As I’m sure you’re all aware of by now, the Mets resigned pitcher Chris Young to a minor league deal earlier this week. While signing Young will always come with a great dealk of risk, the reward could possibly outweigh the risk here. (Yet once again.)

Considering the rotation is full of question marks, signing Young was done to bolster depth with the hope that Young can get past his surgically repaired shoulder (a torn anterior capsule in his shoulder- the same injury Johan Santana is recovering from) and contribute something. Of course, even something is a lot to hope for.

Young is the textbook definition of injury-prone.

Young has only made 40 starts in the last four seasons due to an assortment of injuries. Last year for the Mets, Young made only four starts, but those outings showed promise. In those four starts in which he pitched 24 innings, Young allowed only five earned five runs on 12 hits and 11 walks. Even more impressive was the fact that Young struck out 22 batters.

Talent has never been the issue with Young. It’s just been about staying healthy. Young and GM Sandy Alderson have had a history together and for whatever reason, Alderson has a reasonable amount of trust in Young.

It’s not at all likely that when and if Young comes back this season that he’ll contribute all that much (or at least be counted on to). But considering the dearth of pitching options available (outside of a real expensive option like a Roy Oswalt), Young seemed like a logical option to gamble on.

If the Mets can’t rely on the five starters ticked for the rotation (Johan Santana, Mike Pelfrey, Dillon Gee, R.A. Dickey and Jon Niese) then they will be in some trouble. If that were to happen the Mets would then have to rely on Young (when he would be healthy enough to pitch), Miguel Batista and Chris Schwinden.

The Mets’ front office is almost certainly not going to rely on any of its young arms like a Matt Harvey or Jeurys Familia to help with depth. The Mets’ brass realizes Harvey and Familia (not to mention Zack Wheeler) both need seasoning and rushing them up to the majors would be a hindrance on their growth.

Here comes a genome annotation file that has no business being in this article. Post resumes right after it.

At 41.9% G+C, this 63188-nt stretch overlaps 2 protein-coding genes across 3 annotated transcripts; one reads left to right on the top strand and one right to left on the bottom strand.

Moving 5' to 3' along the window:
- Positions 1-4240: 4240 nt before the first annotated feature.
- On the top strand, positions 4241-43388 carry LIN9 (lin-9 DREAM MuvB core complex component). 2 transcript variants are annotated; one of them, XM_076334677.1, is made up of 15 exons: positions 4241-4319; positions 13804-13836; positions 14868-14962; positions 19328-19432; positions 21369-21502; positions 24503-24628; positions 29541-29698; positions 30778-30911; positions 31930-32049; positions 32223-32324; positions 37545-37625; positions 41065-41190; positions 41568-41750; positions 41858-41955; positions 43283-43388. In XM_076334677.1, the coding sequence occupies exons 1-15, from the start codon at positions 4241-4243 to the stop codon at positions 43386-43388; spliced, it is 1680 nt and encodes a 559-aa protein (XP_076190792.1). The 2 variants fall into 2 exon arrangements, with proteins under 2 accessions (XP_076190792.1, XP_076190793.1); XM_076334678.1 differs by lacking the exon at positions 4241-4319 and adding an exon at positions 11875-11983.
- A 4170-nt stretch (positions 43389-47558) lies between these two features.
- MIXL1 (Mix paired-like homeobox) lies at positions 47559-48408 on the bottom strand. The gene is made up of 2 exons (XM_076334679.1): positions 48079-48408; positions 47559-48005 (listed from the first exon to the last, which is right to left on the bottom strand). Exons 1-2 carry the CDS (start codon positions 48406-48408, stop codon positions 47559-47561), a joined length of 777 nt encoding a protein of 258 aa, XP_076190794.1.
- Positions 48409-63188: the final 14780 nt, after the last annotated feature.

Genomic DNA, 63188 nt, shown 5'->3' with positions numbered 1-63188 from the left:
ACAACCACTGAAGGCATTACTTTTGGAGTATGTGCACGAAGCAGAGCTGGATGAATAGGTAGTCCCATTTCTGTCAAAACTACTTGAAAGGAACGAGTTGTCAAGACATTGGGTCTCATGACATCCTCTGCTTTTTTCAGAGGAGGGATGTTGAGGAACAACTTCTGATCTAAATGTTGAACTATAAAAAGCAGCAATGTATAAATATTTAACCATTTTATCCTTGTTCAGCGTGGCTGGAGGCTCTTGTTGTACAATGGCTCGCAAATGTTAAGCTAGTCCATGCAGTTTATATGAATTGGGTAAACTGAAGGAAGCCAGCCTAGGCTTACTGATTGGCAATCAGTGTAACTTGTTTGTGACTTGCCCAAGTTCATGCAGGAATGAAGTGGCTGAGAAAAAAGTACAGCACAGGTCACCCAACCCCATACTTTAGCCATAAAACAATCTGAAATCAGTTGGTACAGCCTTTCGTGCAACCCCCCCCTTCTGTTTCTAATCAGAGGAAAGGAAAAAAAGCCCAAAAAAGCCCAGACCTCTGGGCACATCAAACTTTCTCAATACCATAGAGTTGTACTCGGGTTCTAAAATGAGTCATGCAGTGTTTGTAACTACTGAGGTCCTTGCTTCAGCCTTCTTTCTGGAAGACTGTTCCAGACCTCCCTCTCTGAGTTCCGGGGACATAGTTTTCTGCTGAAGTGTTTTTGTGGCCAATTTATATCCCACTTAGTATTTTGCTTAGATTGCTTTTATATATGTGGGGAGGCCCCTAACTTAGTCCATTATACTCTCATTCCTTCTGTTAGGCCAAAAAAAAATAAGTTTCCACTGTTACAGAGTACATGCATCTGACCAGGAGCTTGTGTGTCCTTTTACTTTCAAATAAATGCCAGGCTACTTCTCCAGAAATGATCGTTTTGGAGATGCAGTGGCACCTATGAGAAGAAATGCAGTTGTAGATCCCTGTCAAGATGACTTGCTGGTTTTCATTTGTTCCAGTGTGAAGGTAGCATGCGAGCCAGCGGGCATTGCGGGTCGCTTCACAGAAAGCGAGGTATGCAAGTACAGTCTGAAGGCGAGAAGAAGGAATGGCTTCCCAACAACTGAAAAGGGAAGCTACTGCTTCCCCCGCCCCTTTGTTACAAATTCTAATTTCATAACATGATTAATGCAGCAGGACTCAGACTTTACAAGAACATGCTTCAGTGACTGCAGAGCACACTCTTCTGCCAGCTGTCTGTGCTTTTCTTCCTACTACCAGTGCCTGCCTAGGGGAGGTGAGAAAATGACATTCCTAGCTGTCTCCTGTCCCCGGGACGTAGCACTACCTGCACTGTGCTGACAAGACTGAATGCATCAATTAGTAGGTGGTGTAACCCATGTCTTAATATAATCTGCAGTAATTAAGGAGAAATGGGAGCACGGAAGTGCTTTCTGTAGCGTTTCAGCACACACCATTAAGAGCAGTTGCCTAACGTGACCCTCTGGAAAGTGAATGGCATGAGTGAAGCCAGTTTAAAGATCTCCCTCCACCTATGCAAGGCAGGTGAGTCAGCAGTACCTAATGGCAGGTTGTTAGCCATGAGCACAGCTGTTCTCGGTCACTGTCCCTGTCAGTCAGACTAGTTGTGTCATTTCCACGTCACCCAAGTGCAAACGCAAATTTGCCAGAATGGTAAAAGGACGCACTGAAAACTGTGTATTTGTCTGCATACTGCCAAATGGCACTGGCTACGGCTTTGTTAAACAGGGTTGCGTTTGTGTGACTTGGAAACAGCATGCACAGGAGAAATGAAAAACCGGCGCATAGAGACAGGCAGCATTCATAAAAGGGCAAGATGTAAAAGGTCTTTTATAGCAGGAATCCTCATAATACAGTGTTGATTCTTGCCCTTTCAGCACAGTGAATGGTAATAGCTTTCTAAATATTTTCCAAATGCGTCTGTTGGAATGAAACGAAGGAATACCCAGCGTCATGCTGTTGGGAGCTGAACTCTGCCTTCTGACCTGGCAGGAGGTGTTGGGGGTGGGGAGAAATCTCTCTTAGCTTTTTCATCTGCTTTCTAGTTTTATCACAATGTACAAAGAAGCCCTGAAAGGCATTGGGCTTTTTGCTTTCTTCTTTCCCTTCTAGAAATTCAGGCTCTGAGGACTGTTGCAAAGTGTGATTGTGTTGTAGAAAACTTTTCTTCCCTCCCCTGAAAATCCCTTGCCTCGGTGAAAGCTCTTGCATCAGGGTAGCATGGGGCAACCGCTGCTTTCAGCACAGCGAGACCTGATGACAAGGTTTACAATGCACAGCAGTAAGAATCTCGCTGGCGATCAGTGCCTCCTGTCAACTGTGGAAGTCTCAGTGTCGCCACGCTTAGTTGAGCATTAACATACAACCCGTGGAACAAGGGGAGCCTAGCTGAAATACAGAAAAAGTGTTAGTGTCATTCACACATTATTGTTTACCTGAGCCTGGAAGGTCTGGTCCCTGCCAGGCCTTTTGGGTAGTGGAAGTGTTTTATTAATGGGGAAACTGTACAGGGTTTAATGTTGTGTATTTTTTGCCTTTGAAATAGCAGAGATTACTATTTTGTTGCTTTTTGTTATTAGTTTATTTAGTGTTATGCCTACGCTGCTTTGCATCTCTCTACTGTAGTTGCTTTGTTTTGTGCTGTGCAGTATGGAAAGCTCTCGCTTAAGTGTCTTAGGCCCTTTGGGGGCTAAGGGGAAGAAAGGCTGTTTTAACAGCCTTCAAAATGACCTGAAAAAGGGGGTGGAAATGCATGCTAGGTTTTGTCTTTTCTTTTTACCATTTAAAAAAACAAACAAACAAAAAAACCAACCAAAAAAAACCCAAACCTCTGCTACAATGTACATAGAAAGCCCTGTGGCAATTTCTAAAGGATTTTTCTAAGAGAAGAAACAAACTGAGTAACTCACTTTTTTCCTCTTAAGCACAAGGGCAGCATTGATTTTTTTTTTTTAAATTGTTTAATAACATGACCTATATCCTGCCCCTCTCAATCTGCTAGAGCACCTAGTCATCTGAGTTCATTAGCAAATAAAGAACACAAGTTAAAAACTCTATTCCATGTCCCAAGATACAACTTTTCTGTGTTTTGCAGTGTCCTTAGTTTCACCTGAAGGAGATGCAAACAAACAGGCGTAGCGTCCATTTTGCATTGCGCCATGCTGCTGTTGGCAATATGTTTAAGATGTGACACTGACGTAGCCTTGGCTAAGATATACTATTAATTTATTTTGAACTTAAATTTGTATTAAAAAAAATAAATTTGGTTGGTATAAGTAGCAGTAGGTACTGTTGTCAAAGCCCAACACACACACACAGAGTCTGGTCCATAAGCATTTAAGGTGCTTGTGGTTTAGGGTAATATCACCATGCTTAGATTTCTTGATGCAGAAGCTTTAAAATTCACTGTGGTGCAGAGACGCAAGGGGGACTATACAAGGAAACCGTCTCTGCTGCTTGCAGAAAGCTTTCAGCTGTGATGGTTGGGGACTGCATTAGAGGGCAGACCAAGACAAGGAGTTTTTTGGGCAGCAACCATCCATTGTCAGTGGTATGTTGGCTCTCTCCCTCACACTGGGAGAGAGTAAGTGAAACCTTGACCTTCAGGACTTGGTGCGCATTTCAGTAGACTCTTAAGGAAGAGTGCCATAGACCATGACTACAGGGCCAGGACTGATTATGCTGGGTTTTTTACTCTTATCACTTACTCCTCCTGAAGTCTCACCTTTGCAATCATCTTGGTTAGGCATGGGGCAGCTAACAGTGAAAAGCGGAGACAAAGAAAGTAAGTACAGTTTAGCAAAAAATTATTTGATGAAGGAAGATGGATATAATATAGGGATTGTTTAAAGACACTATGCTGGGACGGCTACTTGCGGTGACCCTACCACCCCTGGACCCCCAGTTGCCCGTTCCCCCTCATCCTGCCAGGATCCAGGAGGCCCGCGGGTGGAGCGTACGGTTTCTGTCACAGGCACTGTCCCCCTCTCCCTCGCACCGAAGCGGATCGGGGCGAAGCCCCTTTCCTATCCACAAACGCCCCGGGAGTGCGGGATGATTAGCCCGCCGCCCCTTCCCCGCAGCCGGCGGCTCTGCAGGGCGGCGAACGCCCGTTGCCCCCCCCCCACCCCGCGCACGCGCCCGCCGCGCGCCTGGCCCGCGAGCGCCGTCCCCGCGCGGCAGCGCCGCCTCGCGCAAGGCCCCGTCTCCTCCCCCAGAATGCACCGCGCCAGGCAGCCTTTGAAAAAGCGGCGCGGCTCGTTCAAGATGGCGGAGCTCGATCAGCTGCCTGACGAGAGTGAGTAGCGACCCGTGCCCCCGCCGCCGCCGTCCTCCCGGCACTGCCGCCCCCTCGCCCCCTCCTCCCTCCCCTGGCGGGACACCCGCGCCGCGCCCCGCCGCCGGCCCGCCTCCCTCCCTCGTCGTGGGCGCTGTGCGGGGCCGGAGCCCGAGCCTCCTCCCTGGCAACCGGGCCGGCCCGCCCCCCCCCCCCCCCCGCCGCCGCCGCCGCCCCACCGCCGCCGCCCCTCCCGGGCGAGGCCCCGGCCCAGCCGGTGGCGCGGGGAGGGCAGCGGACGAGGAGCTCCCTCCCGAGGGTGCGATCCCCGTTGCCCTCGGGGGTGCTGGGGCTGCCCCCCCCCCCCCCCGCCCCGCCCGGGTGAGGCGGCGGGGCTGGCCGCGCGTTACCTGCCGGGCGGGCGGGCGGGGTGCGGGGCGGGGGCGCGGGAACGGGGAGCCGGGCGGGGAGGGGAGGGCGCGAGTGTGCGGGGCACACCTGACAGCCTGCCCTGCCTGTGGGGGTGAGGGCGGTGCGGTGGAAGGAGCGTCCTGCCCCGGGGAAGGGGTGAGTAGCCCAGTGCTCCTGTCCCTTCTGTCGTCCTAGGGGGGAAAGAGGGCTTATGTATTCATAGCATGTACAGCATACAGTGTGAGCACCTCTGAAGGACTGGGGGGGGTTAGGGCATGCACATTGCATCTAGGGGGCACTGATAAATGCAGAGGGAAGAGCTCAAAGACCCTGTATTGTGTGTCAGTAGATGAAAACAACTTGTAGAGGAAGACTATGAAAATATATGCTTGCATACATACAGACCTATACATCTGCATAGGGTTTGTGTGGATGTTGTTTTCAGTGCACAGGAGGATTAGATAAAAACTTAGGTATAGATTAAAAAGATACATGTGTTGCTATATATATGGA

Granted he is able to throw, and even if he is not 100 percent, Young still is more of an upgrade over the likes of Schwinden and Batista. Young has shown in the past that his stuff, while not electric, is albeit deceiving. Batista has proven nothing more than being a stopgap option while the upside with Schwinden is very limited.

With many thinking this season will be a lost cause, the signing of Young makes sense as he should serve as a great placeholder before the Mets think about turning the reins over to the likes of Harvey and Familia.

As long as the Mets can stay relatively healthy for the first month or so, then Young could become a valuable asset when he is ready to start pitching again. With not a lot of risk riding on the Mets this year, they were more within their bounds to take another chance on Young.

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One comment on “Chris Young: A risk worth taking (again)?

  • Brian Joura

    Last year I thought the risk-reward equation was out of whack with Young – that there was too much risk since we were counting on him to be one of our starting five. But as a guy to call up as an injury replacement? I think that’s the proper role for him. Anything he gives the Mets this year is a bonus, so I’m glad they re-signed him.

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